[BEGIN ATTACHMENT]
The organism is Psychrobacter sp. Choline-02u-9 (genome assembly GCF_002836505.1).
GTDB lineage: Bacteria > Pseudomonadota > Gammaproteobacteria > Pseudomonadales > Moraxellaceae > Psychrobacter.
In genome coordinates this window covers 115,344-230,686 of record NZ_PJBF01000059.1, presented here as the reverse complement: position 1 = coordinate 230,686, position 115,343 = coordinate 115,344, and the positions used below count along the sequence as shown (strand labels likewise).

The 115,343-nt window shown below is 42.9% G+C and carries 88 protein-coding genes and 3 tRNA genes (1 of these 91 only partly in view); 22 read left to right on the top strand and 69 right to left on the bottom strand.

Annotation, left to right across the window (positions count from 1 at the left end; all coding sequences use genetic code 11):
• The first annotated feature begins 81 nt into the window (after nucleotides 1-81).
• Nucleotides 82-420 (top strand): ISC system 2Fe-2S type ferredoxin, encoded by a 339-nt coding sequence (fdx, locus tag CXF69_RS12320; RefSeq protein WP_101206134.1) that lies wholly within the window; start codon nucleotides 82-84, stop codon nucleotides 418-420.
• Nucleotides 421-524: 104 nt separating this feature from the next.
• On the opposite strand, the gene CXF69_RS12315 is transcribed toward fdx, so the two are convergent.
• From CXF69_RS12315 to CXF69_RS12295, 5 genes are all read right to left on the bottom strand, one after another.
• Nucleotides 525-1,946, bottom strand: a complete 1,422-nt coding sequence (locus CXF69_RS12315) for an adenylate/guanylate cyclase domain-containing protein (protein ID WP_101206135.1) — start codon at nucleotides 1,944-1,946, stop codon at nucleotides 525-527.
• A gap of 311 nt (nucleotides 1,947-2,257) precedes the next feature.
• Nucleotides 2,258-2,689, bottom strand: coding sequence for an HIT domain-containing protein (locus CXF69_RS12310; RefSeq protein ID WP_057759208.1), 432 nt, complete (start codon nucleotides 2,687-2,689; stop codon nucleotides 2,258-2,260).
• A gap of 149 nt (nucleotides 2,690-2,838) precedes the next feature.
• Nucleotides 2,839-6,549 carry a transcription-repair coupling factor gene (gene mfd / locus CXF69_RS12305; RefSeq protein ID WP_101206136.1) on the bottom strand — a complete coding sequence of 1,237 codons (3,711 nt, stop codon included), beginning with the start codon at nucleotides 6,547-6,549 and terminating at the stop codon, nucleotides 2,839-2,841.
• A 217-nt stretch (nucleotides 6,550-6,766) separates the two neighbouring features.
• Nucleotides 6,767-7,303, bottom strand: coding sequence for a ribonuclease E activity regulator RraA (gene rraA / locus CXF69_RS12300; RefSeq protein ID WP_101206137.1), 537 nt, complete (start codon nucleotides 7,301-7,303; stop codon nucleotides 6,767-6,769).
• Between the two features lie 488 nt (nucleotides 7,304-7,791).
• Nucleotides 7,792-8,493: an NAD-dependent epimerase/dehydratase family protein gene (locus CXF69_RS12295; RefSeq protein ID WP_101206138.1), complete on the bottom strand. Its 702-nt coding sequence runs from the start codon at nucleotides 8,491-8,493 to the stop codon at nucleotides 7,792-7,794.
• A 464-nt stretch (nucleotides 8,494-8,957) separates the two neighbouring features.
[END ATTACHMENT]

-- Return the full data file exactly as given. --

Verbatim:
The organism is Psychrobacter sp. Choline-02u-9 (genome assembly GCF_002836505.1).
GTDB lineage: Bacteria > Pseudomonadota > Gammaproteobacteria > Pseudomonadales > Moraxellaceae > Psychrobacter.
In genome coordinates this window covers 115,344-230,686 of record NZ_PJBF01000059.1, presented here as the reverse complement: position 1 = coordinate 230,686, position 115,343 = coordinate 115,344, and the positions used below count along the sequence as shown (strand labels likewise).

The 115,343-nt window shown below is 42.9% G+C and carries 88 protein-coding genes and 3 tRNA genes (1 of these 91 only partly in view); 22 read left to right on the top strand and 69 right to left on the bottom strand.

Annotation, left to right across the window (positions count from 1 at the left end; all coding sequences use genetic code 11):
• The first annotated feature begins 81 nt into the window (after nucleotides 1-81).
• Nucleotides 82-420 (top strand): ISC system 2Fe-2S type ferredoxin, encoded by a 339-nt coding sequence (fdx, locus tag CXF69_RS12320; RefSeq protein WP_101206134.1) that lies wholly within the window; start codon nucleotides 82-84, stop codon nucleotides 418-420.
• Nucleotides 421-524: 104 nt separating this feature from the next.
• On the opposite strand, the gene CXF69_RS12315 is transcribed toward fdx, so the two are convergent.
• From CXF69_RS12315 to CXF69_RS12295, 5 genes are all read right to left on the bottom strand, one after another.
• Nucleotides 525-1,946, bottom strand: a complete 1,422-nt coding sequence (locus CXF69_RS12315) for an adenylate/guanylate cyclase domain-containing protein (protein ID WP_101206135.1) — start codon at nucleotides 1,944-1,946, stop codon at nucleotides 525-527.
• A gap of 311 nt (nucleotides 1,947-2,257) precedes the next feature.
• Nucleotides 2,258-2,689, bottom strand: coding sequence for an HIT domain-containing protein (locus CXF69_RS12310; RefSeq protein ID WP_057759208.1), 432 nt, complete (start codon nucleotides 2,687-2,689; stop codon nucleotides 2,258-2,260).
• A gap of 149 nt (nucleotides 2,690-2,838) precedes the next feature.
• Nucleotides 2,839-6,549 carry a transcription-repair coupling factor gene (gene mfd / locus CXF69_RS12305; RefSeq protein ID WP_101206136.1) on the bottom strand — a complete coding sequence of 1,237 codons (3,711 nt, stop codon included), beginning with the start codon at nucleotides 6,547-6,549 and terminating at the stop codon, nucleotides 2,839-2,841.
• A 217-nt stretch (nucleotides 6,550-6,766) separates the two neighbouring features.
• Nucleotides 6,767-7,303, bottom strand: coding sequence for a ribonuclease E activity regulator RraA (gene rraA / locus CXF69_RS12300; RefSeq protein ID WP_101206137.1), 537 nt, complete (start codon nucleotides 7,301-7,303; stop codon nucleotides 6,767-6,769).
• Between the two features lie 488 nt (nucleotides 7,304-7,791).
• Nucleotides 7,792-8,493: an NAD-dependent epimerase/dehydratase family protein gene (locus CXF69_RS12295; RefSeq protein ID WP_101206138.1), complete on the bottom strand. Its 702-nt coding sequence runs from the start codon at nucleotides 8,491-8,493 to the stop codon at nucleotides 7,792-7,794.
• A 464-nt stretch (nucleotides 8,494-8,957) separates the two neighbouring features.